Insulator Threading Survey
At least four threading patent processes were used by the New England glass companies in the 1880's. This includes the American Insulator Co., the National Insulator Co., and the Standard Glass Insulator Co. Both Samuel Oakman and Lawrence Gray had threading patents used in this timeframe. The intent of this survey is to catalog the threading styles on various base embossed or unembossed pieces that have these characteristics. Boston Bottle Works pieces are not included as they used primarily segmented threading (3 or 4 segments).
The threading patents and identification techniques:
Samuel Oakman's Sept. 13th, 1881 patent: (US Patent 247,100):
This patent was to first make a threaded glass cylinder in advance, which is then plunged with the mandrill into the insulator to be formed removing the need to rotate out the plunger from the formed glass. Of the four patents shown, this is probably the most difficult to identify. Insulators threaded with this process will not have any mold lines in the threading, tend to have crude or somewhat deformed threads as the cup could get soft in the molten glass. One can also sometimes see the glass seam between the inserted cup and the rest of the insulator. The CD 134 base embossed OAKMAN have this threading style.
Samuel Oakman's Sept. 9th, 1884 patent (US Patent 304,748):
This patent used a hinged mandrill with a segmented center section that when removed would let the hinge collapse and be easily removed from the pinhole. These pieces can be identified by the hinge mark in the dome and four mold lines on the threads. Another property of this threading style is that there are minimal threads towards the top of the pinhole.
This illustration shows the hinge mold lines at the top of the pin hole.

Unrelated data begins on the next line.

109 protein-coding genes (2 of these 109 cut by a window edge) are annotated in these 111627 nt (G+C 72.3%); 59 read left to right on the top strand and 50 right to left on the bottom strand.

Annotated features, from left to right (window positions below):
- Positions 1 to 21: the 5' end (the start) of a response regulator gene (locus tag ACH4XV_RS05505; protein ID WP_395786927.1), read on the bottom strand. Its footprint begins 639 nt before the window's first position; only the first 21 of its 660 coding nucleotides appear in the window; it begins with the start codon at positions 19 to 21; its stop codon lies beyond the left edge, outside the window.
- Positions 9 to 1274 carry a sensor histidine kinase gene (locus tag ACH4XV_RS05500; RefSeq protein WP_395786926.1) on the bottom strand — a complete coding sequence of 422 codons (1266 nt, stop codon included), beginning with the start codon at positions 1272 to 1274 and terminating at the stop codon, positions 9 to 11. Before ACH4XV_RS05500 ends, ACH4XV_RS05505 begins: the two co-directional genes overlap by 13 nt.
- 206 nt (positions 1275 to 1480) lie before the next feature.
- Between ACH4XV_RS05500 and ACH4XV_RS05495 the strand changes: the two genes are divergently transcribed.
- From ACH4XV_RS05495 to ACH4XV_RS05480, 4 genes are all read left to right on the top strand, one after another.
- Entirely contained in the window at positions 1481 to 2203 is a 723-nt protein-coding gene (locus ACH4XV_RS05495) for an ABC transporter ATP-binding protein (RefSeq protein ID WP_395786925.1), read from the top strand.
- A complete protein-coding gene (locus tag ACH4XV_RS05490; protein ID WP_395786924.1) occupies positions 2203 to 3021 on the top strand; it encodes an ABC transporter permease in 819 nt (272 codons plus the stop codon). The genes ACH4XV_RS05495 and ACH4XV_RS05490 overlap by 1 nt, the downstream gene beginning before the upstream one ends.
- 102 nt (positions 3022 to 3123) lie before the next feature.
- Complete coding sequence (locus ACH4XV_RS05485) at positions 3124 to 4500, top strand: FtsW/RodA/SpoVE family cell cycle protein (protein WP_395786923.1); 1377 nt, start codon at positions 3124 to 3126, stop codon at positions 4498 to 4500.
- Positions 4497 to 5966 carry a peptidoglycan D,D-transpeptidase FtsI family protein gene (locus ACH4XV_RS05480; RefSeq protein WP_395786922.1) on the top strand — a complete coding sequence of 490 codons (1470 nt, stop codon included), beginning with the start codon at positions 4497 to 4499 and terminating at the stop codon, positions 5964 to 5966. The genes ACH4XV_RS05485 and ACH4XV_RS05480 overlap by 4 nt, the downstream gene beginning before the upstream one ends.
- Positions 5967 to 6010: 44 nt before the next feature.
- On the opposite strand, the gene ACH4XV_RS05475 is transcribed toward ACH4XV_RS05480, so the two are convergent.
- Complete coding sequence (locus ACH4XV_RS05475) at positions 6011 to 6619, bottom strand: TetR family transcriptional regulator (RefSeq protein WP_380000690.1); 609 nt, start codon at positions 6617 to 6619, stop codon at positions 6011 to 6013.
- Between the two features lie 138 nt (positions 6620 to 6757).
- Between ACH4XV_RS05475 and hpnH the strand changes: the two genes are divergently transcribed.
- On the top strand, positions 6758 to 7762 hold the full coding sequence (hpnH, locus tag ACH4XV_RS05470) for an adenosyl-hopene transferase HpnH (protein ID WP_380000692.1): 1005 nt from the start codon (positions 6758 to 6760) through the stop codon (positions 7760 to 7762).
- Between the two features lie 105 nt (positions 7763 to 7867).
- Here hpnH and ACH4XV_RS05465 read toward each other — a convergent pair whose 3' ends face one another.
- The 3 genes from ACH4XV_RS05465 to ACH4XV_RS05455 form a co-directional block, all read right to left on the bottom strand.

Laurence Gray Oct. 7th, 1884 patent (US Patent 306,146):
This patent had a removable center of a three section mandrill. This threading technique is easy to identify as there are two segmented threads. This threading can be found on many of the CD 110.5 National corkscrew insulators.
Laurence Gray & Joseph Ham Oct. 7th, 1884 patent (US Patent 306,147):
This patent was for a removable segmented mandrill with four sections to form a fully threaded pinhole. This patent can be identified by the rectangular impression in the dome and four mold lines on the threads. Every known insulator marked Standard Glass insulator Co. has this threading type.
This is what the mold lines in the top of the pinhole typically look like for this patent.
To try and get a better understanding of the timeframe and users of these patents I'm looking for threading information by McDougald price guide line number.
Please look at your New England insulators and report their threading styles. Send Email to NIA_Site_Webmaster with your input. Credit will be given to contributors to the survey and the data will be added to the table.
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